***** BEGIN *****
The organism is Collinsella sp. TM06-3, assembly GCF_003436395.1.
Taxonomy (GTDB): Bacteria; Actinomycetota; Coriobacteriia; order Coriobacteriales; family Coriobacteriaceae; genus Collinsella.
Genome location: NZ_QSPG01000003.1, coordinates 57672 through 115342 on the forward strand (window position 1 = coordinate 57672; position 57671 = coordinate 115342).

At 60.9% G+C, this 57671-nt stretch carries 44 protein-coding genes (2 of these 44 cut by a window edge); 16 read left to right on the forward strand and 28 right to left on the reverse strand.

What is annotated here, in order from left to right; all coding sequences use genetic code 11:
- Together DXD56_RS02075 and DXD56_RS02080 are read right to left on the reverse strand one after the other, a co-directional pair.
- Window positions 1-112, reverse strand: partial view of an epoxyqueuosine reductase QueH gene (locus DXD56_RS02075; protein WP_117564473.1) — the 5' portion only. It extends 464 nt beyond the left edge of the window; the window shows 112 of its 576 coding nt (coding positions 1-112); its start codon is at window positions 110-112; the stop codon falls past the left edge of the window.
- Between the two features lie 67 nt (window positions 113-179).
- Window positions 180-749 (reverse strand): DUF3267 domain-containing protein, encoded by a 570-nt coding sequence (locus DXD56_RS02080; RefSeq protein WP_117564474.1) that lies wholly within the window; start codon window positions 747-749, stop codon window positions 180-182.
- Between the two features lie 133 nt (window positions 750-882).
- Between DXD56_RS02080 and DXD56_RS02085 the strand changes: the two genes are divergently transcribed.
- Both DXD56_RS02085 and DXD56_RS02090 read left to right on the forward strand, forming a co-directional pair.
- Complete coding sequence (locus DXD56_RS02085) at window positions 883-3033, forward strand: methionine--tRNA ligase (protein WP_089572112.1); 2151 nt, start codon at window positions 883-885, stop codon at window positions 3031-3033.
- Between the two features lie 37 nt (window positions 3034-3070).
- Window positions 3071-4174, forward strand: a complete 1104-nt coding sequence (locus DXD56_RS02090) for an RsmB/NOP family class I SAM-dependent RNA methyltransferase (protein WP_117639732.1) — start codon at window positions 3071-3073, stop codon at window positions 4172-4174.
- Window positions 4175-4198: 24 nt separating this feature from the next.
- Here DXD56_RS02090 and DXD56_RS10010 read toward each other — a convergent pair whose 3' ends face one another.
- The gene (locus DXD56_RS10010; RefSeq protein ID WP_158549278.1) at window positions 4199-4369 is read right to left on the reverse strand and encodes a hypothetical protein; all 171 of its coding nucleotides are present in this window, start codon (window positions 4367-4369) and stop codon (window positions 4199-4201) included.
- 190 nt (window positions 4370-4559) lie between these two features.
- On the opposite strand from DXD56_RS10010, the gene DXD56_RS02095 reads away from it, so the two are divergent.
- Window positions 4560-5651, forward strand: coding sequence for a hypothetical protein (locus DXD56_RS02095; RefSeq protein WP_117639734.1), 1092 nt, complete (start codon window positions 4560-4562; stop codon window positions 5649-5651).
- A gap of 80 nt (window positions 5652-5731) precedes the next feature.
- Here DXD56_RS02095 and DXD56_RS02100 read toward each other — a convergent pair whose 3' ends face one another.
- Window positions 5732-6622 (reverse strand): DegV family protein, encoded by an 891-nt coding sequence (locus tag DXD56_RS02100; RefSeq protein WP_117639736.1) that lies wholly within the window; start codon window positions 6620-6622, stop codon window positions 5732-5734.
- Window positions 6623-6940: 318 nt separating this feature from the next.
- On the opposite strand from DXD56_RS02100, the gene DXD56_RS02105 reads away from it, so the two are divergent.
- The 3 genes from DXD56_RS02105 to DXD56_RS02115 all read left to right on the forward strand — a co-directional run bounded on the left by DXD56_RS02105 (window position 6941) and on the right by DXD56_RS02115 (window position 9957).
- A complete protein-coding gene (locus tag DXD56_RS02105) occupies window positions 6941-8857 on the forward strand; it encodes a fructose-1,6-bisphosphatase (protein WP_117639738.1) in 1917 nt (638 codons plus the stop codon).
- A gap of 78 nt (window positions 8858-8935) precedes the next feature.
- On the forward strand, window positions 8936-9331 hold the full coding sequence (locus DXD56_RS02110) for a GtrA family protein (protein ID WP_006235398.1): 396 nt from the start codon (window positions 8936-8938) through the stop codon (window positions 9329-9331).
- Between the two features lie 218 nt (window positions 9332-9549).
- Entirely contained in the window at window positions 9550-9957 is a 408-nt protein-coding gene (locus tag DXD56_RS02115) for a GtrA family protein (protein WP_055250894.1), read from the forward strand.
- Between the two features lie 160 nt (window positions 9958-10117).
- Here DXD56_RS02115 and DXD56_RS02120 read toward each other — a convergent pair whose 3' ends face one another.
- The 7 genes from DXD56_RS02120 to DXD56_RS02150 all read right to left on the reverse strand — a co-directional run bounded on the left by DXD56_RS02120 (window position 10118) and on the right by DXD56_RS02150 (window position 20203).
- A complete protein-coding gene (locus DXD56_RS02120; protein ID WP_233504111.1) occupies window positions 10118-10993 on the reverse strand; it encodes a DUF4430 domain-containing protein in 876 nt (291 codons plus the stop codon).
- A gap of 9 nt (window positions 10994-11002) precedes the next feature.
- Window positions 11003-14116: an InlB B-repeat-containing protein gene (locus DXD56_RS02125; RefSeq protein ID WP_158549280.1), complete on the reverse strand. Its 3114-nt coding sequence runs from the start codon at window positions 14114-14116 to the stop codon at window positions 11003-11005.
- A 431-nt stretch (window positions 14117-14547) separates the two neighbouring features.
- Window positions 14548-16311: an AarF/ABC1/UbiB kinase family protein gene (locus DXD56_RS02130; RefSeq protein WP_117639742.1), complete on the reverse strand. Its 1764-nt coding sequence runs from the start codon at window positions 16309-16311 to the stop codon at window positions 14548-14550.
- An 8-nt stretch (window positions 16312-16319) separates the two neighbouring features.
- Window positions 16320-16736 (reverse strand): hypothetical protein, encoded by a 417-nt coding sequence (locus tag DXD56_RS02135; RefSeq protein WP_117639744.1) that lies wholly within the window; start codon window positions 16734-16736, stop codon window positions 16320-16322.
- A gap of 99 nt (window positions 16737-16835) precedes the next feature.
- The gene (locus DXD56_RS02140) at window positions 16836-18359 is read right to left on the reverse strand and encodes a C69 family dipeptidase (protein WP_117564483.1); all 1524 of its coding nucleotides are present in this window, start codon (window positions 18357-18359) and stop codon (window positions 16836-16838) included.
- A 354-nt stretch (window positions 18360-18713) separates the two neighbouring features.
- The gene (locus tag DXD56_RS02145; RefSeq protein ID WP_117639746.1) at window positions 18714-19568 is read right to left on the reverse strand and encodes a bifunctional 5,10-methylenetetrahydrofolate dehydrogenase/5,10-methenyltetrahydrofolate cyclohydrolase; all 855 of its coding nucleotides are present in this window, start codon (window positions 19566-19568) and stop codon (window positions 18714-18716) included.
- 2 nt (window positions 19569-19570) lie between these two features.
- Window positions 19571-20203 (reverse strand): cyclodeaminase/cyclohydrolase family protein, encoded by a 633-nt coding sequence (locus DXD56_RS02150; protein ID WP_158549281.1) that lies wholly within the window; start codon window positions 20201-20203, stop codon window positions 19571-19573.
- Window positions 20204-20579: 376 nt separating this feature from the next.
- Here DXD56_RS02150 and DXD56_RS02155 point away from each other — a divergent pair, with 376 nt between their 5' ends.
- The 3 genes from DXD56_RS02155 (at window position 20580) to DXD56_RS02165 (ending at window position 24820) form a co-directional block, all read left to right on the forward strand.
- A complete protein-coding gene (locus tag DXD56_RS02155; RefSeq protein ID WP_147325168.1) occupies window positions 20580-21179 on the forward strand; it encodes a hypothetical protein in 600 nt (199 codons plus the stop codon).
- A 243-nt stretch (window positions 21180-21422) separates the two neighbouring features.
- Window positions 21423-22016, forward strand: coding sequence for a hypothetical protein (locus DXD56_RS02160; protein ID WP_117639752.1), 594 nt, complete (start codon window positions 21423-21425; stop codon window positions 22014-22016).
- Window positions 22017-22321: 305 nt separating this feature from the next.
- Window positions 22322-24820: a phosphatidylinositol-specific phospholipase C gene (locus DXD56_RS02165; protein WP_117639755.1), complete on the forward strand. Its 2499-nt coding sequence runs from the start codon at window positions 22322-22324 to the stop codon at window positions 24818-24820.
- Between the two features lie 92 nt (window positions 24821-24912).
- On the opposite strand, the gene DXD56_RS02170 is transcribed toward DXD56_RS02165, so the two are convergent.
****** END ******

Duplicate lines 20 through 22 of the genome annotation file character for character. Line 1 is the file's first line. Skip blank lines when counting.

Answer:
- On the opposite strand from DXD56_RS10010, the gene DXD56_RS02095 reads away from it, so the two are divergent.
- Window positions 4560-5651, forward strand: coding sequence for a hypothetical protein (locus DXD56_RS02095; RefSeq protein WP_117639734.1), 1092 nt, complete (start codon window positions 4560-4562; stop codon window positions 5649-5651).
- A gap of 80 nt (window positions 5652-5731) precedes the next feature.